Joplin, Janis Lyn
JOPLIN, Janis Lyn
(b. 19 January 1943 in Port Arthur, Texas; d. 4 October 1970 in Hollywood, California), blues-influenced vocalist whose powerful voice and excessive lifestyle made her a legend even before her untimely death.
Joplin was the daughter of Seth Joplin, an engineer, and Dorothy East Joplin, the registrar of a business college. Encouraged from an early age to take an interest in the arts and literature, she became fascinated with the writing of F. Scott Fitzgerald and with the reckless, tragic life he shared with his wife Zelda. Though she had no musical training except a stint singing in glee club at Thomas Jefferson High School, she developed an early appreciation for blues and jazz artists, including Billie Holiday, Bessie Smith, Lead-belly, and Odetta.
Located close to the Louisiana state line, on the Gulf of Mexico about an hour due east of Houston, Port Arthur is noted for its oil refineries and its shipbuilding facilities but is not an obvious breeding ground for artists and poets. By the standards of the South in the 1950s, it was unusual for a white girl to take an interest in "black music," and although Joplin's parents were liberal, she probably exceeded their expectations for nonconformity.
Some biographers have suggested that she later exaggerated tales of her troubled experiences in school, but it is clear that Joplin's offbeat interests and shy personality tended to make her something of an outcast. On the other hand, her claim that she was never close to her family—an assertion made, no doubt, to emphasize the contrast between her lonely childhood and her wildly successful adulthood—seems to have been a fabrication.
As a teenager Joplin learned to sing the blues and to play guitar, piano, and autoharp. At that point, however, her ambition was to become a visual artist, not a singer. She drew and painted, and after graduating from high school in 1960 began taking arts classes, first at Lamar State College of Technology (now Lamar University) in nearby Beaumont and then at Port Arthur State College.
Joplin first sang professionally at the Halfway House in Beaumont in 1961. Soon thereafter she embarked on her first sojourn in a state where the most pivotal events of her later life were destined to take place: California. During that summer she lived with an aunt in Los Angeles, where she worked briefly as a keypunch operator for the Los Angeles Telephone Company. A fan of Beat poetry from her high school days, she soon gravitated to Venice Beach, home to communities of beatniks and other rebels.
Back in Texas, Joplin returned to college in Port Arthur and began making regular forays into Houston. There she discovered a small but growing beatnik scene and soon found work singing in country and western clubs such as the Purple Onion. Playing her autoharp as accompaniment, with a bluegrass band called the Waller Creek Boys backing her up, she sang a repertoire that included Lead-belly, Bessie Smith, and Jean Ritchie. Around this time she began drinking heavily and using drugs.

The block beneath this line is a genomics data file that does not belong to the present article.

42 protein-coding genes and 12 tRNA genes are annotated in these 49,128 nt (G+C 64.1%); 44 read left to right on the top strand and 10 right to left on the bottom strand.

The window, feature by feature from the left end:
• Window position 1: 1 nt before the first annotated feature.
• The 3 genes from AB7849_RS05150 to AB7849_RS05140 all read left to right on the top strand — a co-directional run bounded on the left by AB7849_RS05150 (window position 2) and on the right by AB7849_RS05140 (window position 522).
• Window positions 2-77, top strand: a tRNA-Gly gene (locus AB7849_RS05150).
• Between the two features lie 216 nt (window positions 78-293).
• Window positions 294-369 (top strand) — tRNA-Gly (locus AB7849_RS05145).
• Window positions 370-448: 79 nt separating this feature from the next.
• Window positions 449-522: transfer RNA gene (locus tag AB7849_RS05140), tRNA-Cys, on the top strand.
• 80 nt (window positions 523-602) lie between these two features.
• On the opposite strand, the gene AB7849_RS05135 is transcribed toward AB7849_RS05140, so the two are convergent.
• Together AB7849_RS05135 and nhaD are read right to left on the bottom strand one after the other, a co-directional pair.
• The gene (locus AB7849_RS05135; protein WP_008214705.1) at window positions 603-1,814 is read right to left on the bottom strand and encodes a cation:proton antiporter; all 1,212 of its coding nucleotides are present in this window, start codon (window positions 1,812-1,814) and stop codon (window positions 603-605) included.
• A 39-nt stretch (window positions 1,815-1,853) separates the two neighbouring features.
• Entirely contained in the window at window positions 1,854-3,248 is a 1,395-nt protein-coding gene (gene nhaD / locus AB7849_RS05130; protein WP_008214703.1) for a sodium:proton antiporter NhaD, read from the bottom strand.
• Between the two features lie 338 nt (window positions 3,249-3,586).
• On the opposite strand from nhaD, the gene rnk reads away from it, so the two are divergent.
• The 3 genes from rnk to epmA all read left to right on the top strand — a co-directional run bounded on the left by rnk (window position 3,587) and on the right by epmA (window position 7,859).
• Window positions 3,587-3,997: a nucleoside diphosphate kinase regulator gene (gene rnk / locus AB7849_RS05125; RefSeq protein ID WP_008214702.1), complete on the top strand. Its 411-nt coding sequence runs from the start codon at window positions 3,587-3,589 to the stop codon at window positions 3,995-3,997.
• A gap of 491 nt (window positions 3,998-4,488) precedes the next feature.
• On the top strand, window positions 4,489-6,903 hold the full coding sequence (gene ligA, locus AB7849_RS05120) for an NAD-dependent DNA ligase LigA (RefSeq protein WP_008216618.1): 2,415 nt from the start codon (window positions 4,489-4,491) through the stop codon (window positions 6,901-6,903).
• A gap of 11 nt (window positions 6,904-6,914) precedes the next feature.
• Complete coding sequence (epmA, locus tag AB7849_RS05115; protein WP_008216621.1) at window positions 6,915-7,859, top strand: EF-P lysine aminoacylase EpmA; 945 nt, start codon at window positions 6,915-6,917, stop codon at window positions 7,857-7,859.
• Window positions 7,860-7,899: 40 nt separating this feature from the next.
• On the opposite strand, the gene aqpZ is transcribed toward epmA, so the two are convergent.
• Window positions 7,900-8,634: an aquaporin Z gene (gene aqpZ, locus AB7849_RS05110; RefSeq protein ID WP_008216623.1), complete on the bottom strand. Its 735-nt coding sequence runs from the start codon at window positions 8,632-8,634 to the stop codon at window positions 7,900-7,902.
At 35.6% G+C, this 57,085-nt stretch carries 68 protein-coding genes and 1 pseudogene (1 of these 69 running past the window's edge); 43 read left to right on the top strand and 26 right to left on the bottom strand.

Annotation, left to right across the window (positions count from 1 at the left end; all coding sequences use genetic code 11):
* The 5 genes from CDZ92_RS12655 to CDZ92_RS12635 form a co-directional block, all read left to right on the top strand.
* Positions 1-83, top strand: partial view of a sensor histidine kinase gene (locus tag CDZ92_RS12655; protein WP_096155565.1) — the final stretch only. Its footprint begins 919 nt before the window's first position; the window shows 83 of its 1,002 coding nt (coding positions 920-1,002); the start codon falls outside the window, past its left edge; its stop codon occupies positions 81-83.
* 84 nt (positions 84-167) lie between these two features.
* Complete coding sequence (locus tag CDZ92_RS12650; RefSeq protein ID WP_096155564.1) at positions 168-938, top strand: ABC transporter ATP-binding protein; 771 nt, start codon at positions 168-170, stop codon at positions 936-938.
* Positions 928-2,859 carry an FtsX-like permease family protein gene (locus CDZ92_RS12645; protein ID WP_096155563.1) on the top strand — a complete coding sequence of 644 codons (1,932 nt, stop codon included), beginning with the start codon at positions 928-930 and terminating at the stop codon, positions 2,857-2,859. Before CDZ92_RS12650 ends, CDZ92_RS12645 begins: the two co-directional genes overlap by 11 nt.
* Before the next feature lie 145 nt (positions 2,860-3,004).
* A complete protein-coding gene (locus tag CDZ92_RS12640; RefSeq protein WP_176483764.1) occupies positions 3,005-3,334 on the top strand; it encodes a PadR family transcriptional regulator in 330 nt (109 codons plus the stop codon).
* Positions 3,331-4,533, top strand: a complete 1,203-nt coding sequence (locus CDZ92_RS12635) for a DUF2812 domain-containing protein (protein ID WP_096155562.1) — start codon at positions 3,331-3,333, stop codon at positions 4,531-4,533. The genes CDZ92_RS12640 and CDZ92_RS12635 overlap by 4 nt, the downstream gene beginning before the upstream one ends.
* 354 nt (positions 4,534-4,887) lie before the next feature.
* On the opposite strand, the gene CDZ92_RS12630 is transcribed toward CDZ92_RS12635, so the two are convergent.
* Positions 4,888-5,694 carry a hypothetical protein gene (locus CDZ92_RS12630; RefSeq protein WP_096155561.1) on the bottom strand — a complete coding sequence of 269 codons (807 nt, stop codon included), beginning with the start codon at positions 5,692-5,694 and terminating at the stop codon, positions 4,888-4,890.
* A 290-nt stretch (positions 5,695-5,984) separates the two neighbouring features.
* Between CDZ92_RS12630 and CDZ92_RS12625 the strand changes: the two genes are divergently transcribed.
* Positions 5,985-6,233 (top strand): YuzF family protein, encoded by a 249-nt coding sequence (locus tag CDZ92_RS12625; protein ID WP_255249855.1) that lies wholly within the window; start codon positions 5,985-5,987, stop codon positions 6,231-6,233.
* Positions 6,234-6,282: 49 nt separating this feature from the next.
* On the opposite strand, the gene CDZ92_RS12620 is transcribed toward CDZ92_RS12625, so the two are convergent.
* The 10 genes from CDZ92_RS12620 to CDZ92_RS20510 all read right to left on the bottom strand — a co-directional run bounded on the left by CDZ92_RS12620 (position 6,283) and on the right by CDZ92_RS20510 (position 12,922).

By 1962 Joplin had enrolled as a fine arts major at the University of Texas at Austin. Instead of living in the dormitory, she took up residence in a ramshackle apartment house nicknamed "the ghetto," which served as a nerve center for Austin's emerging counterculture scene. She also performed at Threadgills, a local bar.
Joplin, who was nearsighted and had frizzy, mouse-brown hair, a wide nose, and occasional problems with acne, was not conventionally pretty. Later, wealth and stardom would bolster her confidence immensely, and she became widely recognized as a sex symbol. As a shy and off-beat college student, however, she was an easy target for callous treatment. Thus it was that her classmates voted her "the ugliest man on campus," an incident that led to her leaving the university in 1963.
It had long been Joplin's intention to return to California, and she had saved money from her gigs in Texas for this purpose. With a friend named Chet Helms she hitchhiked to San Francisco, where she attended several different colleges while singing folk songs at local coffeehouses. Pay was low, but she also sold a few paintings and managed to find money to feed a growing amphetamine addiction. Her work as an artist brought her into contact with cartoonist Robert Crumb and others.
After a summer visit to New York's Lower East Side, during which time she began shooting up amphetamines, Joplin spent the rest of 1964 in San Francisco. Concerned about her drug habit, she contemplated the prospect of marrying and settling down and enrolled as a sociology major at Lamar State College in June 1965. Events, however, conspired to send her on a trajectory toward fame and, ultimately, tragedy.